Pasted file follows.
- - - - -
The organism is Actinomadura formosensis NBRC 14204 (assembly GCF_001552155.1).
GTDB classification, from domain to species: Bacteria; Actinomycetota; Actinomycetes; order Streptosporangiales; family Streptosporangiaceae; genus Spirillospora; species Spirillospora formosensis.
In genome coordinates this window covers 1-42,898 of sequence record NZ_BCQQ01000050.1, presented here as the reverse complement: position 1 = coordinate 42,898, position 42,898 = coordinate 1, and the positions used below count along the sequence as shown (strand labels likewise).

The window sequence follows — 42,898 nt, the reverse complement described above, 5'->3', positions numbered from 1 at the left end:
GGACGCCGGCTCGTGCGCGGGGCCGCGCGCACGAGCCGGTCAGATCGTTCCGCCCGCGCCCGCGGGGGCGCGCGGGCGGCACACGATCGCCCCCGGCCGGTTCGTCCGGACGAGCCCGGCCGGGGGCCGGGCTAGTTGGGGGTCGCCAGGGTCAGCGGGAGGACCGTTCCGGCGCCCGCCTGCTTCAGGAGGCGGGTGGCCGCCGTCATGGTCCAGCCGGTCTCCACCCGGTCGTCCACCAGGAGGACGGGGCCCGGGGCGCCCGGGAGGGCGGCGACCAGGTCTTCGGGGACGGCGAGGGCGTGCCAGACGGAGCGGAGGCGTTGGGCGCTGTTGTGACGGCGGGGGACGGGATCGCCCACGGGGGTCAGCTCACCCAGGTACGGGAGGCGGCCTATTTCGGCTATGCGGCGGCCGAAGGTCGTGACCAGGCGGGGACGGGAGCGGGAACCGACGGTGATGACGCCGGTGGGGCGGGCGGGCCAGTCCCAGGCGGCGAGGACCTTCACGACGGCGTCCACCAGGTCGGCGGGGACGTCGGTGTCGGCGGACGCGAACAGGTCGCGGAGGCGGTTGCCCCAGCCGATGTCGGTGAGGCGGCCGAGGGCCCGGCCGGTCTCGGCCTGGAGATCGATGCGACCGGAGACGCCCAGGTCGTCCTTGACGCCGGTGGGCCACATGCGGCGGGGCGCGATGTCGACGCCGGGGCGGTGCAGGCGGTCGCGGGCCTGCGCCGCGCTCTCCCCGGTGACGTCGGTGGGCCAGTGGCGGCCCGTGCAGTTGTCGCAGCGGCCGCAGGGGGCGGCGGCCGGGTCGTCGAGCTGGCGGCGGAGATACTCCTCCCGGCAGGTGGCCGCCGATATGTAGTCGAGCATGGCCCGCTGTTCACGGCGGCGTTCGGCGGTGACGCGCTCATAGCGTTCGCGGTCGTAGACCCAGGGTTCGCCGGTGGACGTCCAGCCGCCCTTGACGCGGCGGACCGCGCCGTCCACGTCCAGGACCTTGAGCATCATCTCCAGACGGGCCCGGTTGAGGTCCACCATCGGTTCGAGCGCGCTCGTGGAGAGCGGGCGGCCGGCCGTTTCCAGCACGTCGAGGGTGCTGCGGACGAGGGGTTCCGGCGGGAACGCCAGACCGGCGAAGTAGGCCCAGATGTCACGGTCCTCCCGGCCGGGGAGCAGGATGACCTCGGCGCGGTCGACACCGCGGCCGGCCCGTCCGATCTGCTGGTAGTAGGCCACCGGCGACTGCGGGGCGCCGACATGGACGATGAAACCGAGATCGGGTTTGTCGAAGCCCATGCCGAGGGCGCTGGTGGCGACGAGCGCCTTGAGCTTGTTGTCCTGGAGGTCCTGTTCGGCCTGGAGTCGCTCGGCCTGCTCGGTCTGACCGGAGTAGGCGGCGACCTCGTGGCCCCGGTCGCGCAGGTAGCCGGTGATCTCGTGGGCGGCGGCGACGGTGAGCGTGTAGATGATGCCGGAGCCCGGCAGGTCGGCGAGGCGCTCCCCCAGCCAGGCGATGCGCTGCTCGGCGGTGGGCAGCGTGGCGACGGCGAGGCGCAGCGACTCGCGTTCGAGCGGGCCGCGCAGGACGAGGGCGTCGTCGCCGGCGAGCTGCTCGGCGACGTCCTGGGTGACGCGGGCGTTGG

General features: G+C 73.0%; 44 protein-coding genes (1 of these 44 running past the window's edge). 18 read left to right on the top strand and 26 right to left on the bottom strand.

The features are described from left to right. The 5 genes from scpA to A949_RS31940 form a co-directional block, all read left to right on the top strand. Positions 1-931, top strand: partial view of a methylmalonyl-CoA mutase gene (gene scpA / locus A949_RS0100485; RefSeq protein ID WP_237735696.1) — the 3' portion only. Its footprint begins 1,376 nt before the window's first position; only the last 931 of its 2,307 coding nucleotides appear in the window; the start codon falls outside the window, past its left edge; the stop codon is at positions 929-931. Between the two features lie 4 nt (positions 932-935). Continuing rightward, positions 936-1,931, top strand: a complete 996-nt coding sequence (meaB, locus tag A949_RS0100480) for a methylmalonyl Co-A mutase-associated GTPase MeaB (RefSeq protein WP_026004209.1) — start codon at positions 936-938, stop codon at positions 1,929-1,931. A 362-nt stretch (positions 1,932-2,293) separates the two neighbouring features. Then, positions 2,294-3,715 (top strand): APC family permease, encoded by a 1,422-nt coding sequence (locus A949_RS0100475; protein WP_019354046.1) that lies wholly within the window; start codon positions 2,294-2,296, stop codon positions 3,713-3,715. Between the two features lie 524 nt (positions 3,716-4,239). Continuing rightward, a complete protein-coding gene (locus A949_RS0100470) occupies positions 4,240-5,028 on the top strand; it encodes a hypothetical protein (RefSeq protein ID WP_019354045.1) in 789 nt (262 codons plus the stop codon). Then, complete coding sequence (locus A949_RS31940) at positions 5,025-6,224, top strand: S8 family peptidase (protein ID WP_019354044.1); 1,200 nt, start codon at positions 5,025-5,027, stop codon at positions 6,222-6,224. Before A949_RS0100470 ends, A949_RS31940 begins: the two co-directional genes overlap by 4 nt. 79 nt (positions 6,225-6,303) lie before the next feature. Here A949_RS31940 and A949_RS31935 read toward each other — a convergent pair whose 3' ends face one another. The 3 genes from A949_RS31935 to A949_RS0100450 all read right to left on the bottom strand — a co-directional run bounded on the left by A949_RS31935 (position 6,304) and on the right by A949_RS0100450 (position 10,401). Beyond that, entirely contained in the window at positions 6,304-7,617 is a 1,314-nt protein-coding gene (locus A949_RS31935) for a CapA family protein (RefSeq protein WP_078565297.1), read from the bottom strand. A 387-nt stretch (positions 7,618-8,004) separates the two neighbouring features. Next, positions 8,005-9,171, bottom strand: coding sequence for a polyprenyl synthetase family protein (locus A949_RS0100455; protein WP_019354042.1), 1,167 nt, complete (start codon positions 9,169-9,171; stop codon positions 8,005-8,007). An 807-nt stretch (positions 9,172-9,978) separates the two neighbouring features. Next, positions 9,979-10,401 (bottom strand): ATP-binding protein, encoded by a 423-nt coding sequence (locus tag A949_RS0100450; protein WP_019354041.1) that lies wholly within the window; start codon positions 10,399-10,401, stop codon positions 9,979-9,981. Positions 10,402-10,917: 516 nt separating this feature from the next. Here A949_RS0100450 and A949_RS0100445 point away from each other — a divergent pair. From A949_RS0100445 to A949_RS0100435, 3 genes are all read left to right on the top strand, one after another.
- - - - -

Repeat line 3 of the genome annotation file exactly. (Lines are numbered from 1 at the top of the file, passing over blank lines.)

In genome coordinates this window covers 1-42,898 of sequence record NZ_BCQQ01000050.1, presented here as the reverse complement: position 1 = coordinate 42,898, position 42,898 = coordinate 1, and the positions used below count along the sequence as shown (strand labels likewise).